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ENGLISH ESSAYS

WITH AN

INTRODUCTION

BY

J. H. LOBBAN

LONDON: MDCCCXCVI
BLACKIE & SON, LIMITED
NEW YORK
CHARLES SCRIBNER'S SONS
153 FIFTH AVENUE

HARVARD
UNIVERSITY
LIBRARY
MAY 141954

As we read in these delightful volumes of the Tatler and Spectator the past age returns, the England of our ancestors is revivified. The Maypole rises in the. Strand again in London; the churches are thronged with daily worshippers; the beaux are gathering in the coffee-houses; the gentry are going to the drawing-room; the ladi's are thronging to the toy-shops; the chairmen are jostling in the streets; the footmen are running with links before the chariots, or fighting round the theatre doors." — THACKERAY: English Humourists.

- I 20

- 158

xxxiv. Dick Minim (Idler, No. 61),

· 163

OLIVER GOLDSMITH-

xxxv. National Prejudice (Citizen of World, No. 4), · 166

XXXVI. The Man in Black (Citizen of World, No. 26), - 170

XXXVII. A Club of Authors (Citizen of World, No. 30), 173

XXXVIII. Beau Tibbs (Citizen of World, No. 70), • 180

XXXIX. A City Night Piece (Citizen of World, No. 117), 185

LEIGH HUNT-

XL. A Few Thoughts on Sleep,

- 188

XLI. Deaths of Little Children,

· 194

WILLIAM HAZLITT-

XLII. On Going a Journey,

· 198

XLIII. The Sick Chamber, -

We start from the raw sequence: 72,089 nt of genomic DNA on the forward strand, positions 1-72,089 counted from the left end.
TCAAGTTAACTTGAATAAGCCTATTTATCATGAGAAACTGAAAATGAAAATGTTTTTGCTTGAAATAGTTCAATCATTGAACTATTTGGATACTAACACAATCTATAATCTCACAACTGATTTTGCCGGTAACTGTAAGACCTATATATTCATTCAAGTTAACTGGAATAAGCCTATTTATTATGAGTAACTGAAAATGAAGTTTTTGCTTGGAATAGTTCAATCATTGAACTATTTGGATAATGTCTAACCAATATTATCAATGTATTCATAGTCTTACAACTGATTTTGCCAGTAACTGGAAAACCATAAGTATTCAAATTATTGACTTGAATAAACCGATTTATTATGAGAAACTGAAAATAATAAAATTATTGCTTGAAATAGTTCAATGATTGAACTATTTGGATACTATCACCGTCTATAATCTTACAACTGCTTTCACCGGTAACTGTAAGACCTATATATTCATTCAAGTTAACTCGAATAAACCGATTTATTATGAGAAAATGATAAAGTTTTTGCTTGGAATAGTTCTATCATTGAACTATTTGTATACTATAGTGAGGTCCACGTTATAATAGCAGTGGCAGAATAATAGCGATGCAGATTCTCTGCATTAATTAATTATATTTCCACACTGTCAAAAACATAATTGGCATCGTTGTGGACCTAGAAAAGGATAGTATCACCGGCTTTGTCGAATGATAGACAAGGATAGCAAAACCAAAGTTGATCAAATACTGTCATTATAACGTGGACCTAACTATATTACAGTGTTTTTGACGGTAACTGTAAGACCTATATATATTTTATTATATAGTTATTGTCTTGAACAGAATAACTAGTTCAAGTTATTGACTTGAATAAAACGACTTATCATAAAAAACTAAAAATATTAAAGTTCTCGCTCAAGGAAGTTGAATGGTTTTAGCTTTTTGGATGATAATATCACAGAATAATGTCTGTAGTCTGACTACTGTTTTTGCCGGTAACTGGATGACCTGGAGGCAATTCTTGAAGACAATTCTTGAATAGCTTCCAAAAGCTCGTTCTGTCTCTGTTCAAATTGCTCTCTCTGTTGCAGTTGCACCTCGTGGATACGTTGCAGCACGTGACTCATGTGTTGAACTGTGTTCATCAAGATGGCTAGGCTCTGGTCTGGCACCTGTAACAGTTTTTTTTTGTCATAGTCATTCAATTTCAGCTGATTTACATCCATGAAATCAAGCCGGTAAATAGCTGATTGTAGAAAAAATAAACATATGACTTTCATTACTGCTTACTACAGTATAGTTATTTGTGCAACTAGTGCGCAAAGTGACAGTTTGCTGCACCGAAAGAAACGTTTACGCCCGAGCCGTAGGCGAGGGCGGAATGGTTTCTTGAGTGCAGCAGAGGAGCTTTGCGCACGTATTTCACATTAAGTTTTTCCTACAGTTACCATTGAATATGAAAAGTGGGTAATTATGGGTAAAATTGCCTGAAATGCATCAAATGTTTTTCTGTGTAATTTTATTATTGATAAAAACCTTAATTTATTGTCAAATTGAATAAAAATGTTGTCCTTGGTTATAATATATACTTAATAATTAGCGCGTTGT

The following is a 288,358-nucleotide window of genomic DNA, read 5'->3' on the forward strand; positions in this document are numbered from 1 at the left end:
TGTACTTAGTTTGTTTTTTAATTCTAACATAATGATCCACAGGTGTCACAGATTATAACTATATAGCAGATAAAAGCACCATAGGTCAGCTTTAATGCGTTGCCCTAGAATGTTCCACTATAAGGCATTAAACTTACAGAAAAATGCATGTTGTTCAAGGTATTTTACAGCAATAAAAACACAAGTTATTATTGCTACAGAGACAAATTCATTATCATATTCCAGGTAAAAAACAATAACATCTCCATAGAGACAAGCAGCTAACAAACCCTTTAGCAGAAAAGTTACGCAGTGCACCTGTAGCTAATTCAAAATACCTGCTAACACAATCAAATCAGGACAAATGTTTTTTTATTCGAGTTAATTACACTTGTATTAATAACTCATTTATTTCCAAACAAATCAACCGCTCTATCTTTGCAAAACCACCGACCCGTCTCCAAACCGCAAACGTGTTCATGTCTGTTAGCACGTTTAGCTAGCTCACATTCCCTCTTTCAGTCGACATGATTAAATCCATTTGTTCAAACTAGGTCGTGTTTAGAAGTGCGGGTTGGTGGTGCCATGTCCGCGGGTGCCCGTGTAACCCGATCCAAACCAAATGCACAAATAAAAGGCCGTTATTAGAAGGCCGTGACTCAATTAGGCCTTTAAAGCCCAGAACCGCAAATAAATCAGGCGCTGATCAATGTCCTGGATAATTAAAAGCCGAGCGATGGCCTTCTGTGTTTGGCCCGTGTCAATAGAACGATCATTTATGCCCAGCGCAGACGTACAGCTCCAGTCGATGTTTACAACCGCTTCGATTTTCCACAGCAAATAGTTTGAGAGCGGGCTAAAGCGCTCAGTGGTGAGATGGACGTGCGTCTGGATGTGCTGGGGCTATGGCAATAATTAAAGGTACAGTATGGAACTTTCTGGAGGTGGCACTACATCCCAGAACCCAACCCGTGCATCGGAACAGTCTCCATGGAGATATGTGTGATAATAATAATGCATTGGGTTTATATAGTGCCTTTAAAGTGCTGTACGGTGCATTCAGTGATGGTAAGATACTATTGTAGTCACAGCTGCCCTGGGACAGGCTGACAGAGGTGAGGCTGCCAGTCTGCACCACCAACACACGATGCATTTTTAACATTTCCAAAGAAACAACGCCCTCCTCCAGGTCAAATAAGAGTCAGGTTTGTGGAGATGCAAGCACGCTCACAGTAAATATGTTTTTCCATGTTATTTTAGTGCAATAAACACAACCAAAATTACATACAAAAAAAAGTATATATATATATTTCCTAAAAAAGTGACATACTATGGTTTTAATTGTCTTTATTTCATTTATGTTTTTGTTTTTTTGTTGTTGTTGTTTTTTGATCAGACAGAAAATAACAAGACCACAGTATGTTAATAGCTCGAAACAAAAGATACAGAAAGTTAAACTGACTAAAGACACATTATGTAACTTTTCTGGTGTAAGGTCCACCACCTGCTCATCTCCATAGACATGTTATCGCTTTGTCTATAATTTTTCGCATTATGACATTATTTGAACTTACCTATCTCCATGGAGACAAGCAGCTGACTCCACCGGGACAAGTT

CHARLES LAMB-

XLIV. All Fools' Day,

219

xlv. Mrs. Battle's Opinions on Whist,

• 224

XLVI. Dream-Children-A Reverie,

· 232

XLVII. The Convalescent,

• 237

XLVIII. Detached Thoughts on Books and Reading, 242

XLIX. Rejoicings upon the New Year's Coming of Age, 251

- 211

INTRODUCTION.

A ;

digested piece; not a regular and orderly composition "—such is Johnson's definition of an essay. The first of these phrases admirably describes the typical eighteenth-century essay, but the term has so wide an application, embracing the maxims of Bacon, the philosophy of Locke, and the loose sallies of Steele and Addison, that the necessity is at once obvious of drawing some broad lines of demarcation among its various significances. The difficulty of making any such division is probably greater in the case of the essay than with any other generic name employed in literature, but three leading senses may be noted in which the term is used. It may be modestly applied to an elaborately finished treatise; or, with more direct reference to its primary meaning, it may denote the brief, general treatment of any topic, an author's preliminary skirmish with his subject; while again, it may mean a short discursive article on any literary, philosophical, or social subject, viewed from a personal or a historical standpoint. It is with essays of the last kind that this volume deals, and its scope is still farther limited by the exclusion of professedly critical papers. Literary criticism is a subject of so much importance and interest that

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